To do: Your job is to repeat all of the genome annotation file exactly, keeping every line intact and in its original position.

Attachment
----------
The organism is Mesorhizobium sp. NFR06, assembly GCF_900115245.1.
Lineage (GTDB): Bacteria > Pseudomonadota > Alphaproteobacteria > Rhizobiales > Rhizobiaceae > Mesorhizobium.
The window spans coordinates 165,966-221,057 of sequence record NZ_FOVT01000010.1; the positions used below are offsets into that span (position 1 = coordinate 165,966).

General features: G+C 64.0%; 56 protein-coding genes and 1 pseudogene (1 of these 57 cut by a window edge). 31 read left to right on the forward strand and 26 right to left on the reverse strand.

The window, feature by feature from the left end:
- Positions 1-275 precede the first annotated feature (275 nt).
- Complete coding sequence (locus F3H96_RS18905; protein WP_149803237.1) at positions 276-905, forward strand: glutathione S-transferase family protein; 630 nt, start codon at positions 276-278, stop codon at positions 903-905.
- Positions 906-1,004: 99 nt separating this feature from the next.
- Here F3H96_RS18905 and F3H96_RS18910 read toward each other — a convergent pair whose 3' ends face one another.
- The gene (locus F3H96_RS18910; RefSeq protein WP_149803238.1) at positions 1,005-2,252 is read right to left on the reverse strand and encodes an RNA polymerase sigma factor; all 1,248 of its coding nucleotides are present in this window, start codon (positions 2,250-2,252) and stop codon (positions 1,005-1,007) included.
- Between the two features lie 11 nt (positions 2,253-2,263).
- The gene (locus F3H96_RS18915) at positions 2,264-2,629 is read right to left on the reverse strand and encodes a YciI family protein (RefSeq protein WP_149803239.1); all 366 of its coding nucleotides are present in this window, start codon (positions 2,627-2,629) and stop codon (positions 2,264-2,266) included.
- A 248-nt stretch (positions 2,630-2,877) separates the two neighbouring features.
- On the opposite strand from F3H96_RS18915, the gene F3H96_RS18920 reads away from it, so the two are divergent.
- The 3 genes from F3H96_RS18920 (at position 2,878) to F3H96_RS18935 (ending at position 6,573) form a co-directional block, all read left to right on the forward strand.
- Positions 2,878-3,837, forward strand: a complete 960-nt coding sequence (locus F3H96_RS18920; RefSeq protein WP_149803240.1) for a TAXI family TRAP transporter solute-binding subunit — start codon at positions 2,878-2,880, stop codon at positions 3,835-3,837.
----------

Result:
The organism is Mesorhizobium sp. NFR06, assembly GCF_900115245.1.
Lineage (GTDB): Bacteria > Pseudomonadota > Alphaproteobacteria > Rhizobiales > Rhizobiaceae > Mesorhizobium.
The window spans coordinates 165,966-221,057 of sequence record NZ_FOVT01000010.1; the positions used below are offsets into that span (position 1 = coordinate 165,966).

General features: G+C 64.0%; 56 protein-coding genes and 1 pseudogene (1 of these 57 cut by a window edge). 31 read left to right on the forward strand and 26 right to left on the reverse strand.

The window, feature by feature from the left end:
- Positions 1-275 precede the first annotated feature (275 nt).
- Complete coding sequence (locus F3H96_RS18905; protein WP_149803237.1) at positions 276-905, forward strand: glutathione S-transferase family protein; 630 nt, start codon at positions 276-278, stop codon at positions 903-905.
- Positions 906-1,004: 99 nt separating this feature from the next.
- Here F3H96_RS18905 and F3H96_RS18910 read toward each other — a convergent pair whose 3' ends face one another.
- The gene (locus F3H96_RS18910; RefSeq protein WP_149803238.1) at positions 1,005-2,252 is read right to left on the reverse strand and encodes an RNA polymerase sigma factor; all 1,248 of its coding nucleotides are present in this window, start codon (positions 2,250-2,252) and stop codon (positions 1,005-1,007) included.
- Between the two features lie 11 nt (positions 2,253-2,263).
- The gene (locus F3H96_RS18915) at positions 2,264-2,629 is read right to left on the reverse strand and encodes a YciI family protein (RefSeq protein WP_149803239.1); all 366 of its coding nucleotides are present in this window, start codon (positions 2,627-2,629) and stop codon (positions 2,264-2,266) included.
- A 248-nt stretch (positions 2,630-2,877) separates the two neighbouring features.
- On the opposite strand from F3H96_RS18915, the gene F3H96_RS18920 reads away from it, so the two are divergent.
- The 3 genes from F3H96_RS18920 (at position 2,878) to F3H96_RS18935 (ending at position 6,573) form a co-directional block, all read left to right on the forward strand.
- Positions 2,878-3,837, forward strand: a complete 960-nt coding sequence (locus F3H96_RS18920; RefSeq protein WP_149803240.1) for a TAXI family TRAP transporter solute-binding subunit — start codon at positions 2,878-2,880, stop codon at positions 3,835-3,837.